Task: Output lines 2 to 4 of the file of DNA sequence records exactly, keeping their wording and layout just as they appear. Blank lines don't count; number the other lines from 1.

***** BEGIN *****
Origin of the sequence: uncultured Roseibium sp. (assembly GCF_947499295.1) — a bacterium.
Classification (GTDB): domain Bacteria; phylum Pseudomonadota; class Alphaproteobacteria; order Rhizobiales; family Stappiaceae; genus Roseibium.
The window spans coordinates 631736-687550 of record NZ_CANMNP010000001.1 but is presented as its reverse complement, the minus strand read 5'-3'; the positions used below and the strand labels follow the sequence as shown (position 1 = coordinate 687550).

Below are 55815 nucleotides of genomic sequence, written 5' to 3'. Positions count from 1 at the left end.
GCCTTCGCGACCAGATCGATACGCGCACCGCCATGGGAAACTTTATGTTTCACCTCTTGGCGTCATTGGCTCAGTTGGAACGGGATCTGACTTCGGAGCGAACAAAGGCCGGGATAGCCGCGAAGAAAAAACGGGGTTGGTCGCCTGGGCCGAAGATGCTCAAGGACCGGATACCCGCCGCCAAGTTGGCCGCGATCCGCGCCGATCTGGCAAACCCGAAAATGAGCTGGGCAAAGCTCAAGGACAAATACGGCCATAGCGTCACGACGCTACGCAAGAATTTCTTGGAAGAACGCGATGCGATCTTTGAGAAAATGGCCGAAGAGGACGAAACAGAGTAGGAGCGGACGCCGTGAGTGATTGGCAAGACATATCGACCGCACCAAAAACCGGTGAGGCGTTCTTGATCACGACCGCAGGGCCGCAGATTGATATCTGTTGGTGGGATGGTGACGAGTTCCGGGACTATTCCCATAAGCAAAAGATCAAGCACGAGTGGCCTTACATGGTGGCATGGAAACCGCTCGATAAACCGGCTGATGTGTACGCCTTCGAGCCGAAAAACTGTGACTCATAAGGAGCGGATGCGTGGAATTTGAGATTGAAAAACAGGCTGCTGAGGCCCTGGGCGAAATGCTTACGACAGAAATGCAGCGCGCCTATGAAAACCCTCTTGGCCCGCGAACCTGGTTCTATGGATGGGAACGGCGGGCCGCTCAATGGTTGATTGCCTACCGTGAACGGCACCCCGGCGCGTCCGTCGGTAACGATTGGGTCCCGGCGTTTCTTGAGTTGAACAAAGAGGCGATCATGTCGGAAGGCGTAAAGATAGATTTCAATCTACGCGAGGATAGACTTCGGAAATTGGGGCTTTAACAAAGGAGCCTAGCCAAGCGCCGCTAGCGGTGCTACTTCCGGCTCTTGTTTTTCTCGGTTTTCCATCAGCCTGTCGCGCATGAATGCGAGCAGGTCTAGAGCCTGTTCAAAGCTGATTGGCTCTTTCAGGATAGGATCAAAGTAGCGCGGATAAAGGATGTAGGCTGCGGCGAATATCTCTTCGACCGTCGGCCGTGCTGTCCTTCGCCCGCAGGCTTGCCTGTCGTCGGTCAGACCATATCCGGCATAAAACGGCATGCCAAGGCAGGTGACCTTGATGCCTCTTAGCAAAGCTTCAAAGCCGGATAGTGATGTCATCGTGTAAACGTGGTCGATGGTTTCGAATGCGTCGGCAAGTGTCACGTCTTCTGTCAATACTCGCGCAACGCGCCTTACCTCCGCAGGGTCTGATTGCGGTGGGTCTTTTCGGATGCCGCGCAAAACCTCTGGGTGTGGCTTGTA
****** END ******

Classification (GTDB): domain Bacteria; phylum Pseudomonadota; class Alphaproteobacteria; order Rhizobiales; family Stappiaceae; genus Roseibium.
The window spans coordinates 631736-687550 of record NZ_CANMNP010000001.1 but is presented as its reverse complement, the minus strand read 5'-3'; the positions used below and the strand labels follow the sequence as shown (position 1 = coordinate 687550).

Below are 55815 nucleotides of genomic sequence, written 5' to 3'. Positions count from 1 at the left end.